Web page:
By Staff Reports
(Victor Valley)– San Bernardino County’s hepatitis A cases appear to be slowing this year compared to last year, but the Department of Public Health is urging people to continue to be vigilant about the virus following the death of a man earlier this month.
Since January, there have been 20 confirmed cases of hepatitis A in the County, 10 suspected cases and 1 probable case among county residents. Last year, there were 39 hepatitis A cases reported and only 3 in 2018.
The death from hepatitis A occurred this month in an older man with underlying health conditions. This is the first hepatitis A death since 2010.
“Our deepest condolences go out to the man’s family and loved ones,” says Dr. Erin Gustafson, San Bernardino County Interim Health Officer. “This serves as a reminder that COVID-19 is not the only danger to the health of our community.”
Hepatitis A is an acute viral infection that affects the liver. Person-to-person transmission of hepatitis A virus can occur not only among individuals who report drug use and/or homelessness, but also among those they have close contact with, or consumption of contaminated food or water. Infection can result from contaminated needles and other injection equipment, sexual contact or from poor sanitary conditions. This virus typically spreads through the fecal-oral route and causes symptoms such as fatigue, poor appetite, fever and nausea. Hepatitis A can become a serious illness and individuals experiencing similar symptoms are encouraged to contact their healthcare provider.
Cases are predominantly occurring among high-risk populations such as drug users and individuals experiencing homelessness. Hepatitis A outbreaks began in San Diego County in 2017-2018 and were associated with the same at-risk population. Although the outbreak in San Diego County has subsided, clusters continue to occur nationwide.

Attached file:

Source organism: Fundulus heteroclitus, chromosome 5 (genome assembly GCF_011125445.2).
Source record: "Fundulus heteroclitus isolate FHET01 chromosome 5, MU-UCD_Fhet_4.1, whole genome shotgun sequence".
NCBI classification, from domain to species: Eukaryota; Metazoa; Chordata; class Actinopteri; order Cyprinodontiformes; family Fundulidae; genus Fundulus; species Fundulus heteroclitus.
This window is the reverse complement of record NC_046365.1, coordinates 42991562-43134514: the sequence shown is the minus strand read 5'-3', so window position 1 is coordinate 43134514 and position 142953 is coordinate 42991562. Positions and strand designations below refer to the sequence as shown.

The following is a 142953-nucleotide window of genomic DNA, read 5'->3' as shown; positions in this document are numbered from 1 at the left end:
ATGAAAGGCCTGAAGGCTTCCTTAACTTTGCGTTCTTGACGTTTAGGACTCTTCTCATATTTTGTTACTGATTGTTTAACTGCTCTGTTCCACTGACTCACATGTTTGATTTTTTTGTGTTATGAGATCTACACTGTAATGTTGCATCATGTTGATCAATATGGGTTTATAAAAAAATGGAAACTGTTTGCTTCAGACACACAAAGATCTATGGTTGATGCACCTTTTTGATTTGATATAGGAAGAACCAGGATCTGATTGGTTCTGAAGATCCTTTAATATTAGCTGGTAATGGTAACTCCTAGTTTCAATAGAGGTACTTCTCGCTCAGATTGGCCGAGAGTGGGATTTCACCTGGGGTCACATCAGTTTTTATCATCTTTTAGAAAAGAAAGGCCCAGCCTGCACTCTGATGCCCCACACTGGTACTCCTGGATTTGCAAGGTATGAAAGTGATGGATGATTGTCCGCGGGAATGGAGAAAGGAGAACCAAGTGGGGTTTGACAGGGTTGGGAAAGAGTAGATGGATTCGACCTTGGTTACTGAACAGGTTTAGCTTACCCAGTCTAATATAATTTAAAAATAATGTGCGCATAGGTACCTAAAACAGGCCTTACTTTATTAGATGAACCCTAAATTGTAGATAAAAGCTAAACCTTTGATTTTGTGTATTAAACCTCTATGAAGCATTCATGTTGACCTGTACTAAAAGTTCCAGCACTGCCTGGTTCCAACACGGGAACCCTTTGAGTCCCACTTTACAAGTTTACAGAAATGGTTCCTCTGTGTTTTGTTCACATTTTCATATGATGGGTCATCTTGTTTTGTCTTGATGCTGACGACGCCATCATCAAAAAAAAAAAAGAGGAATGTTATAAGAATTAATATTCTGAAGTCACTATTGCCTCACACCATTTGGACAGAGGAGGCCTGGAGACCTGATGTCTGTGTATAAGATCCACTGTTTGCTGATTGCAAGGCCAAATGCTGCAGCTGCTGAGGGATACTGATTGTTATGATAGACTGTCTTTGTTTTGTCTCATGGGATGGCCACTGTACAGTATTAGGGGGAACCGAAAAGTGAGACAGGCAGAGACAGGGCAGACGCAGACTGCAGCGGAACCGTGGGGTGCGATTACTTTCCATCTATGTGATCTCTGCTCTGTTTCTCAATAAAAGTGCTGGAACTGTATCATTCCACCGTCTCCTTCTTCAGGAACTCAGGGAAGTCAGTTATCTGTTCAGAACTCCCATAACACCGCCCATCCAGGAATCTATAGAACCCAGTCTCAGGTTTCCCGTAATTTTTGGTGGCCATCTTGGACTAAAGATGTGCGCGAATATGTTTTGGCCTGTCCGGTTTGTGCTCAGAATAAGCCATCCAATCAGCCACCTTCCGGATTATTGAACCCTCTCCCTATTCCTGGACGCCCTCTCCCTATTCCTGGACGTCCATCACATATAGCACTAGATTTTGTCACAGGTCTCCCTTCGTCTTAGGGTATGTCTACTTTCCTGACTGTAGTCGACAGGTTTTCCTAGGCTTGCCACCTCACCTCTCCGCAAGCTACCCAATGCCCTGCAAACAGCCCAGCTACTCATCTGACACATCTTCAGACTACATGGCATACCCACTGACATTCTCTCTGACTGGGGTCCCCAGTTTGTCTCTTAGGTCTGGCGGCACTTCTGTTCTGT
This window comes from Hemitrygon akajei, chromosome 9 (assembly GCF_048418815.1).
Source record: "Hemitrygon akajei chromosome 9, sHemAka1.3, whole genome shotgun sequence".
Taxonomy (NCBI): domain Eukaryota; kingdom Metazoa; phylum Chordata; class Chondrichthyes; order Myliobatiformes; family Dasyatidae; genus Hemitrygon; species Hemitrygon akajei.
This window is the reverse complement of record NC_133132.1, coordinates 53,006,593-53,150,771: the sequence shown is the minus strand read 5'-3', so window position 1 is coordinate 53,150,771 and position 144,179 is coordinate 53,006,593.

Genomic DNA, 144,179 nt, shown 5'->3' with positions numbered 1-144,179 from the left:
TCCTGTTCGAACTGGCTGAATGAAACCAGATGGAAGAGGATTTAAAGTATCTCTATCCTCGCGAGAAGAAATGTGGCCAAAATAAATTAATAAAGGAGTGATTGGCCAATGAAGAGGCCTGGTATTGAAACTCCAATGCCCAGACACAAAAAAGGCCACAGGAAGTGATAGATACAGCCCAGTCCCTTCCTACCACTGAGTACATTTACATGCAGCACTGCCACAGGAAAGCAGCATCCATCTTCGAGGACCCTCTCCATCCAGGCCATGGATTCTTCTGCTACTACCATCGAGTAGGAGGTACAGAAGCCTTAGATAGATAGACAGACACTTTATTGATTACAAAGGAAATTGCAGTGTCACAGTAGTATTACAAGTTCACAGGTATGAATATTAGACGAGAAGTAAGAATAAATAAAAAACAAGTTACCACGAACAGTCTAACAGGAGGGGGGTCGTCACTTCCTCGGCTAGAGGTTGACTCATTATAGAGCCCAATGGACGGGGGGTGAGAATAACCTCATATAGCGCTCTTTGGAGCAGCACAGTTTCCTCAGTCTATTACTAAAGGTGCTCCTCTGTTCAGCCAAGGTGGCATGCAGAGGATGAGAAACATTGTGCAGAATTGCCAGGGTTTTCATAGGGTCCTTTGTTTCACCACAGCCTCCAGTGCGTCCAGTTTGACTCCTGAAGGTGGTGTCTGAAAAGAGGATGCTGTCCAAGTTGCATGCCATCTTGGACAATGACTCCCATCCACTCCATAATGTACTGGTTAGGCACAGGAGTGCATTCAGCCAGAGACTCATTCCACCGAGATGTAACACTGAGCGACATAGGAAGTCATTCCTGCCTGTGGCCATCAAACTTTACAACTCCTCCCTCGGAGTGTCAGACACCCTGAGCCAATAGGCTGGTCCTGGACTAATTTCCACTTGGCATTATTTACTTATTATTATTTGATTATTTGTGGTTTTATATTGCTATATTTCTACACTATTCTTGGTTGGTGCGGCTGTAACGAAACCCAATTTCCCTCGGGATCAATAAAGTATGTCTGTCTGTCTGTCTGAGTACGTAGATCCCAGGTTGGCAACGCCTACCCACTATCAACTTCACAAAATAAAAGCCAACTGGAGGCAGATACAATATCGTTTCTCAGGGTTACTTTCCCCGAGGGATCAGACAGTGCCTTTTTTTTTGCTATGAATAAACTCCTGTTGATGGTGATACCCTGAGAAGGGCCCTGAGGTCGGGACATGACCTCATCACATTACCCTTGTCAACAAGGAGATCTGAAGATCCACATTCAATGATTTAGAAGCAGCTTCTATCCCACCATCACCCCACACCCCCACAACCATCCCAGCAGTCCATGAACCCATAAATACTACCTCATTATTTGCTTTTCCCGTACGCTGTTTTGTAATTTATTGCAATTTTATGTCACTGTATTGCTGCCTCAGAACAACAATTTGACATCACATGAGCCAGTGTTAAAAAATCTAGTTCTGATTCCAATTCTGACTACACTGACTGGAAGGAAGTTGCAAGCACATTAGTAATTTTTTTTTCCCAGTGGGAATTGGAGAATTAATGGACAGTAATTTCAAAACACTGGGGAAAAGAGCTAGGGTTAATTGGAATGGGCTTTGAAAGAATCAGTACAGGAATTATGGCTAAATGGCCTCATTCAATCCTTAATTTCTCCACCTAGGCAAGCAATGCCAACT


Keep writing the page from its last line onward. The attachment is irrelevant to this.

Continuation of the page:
To prevent hepatitis A infection, the following is recommended:
- Receive the hepatitis A vaccine from your healthcare provider, if not previously vaccinated. Please call 909-252-4407 for information on how to get vaccinated if you don’t have a healthcare provider.
- Wash your hands thoroughly with soap and warm water after using the bathroom, changing diapers and before preparing and/or eating food. Proper hand-washing with soap and water is strongly encouraged when possible. If hand sanitizer is the only option, non-alcohol based hand sanitizers can be effective against the hepatitis A virus. The majority of alcohol-based hand sanitizers are effective against bacteria, but not as effective in killing viruses like the hepatitis A virus.
- Practice safer sex. Always use condoms and try to know your partner’s hepatitis A status and avoid sex with individuals infected with the virus.
- Do not share towels, toothbrush or eating utensils with other individuals.
- Do not share food, drinks or cigarettes with other individuals.
For more information, please contact the Department of Public Health Communicable Disease Section at (800) 722-4794, Monday through Friday from 8 a.m. to 5 p.m.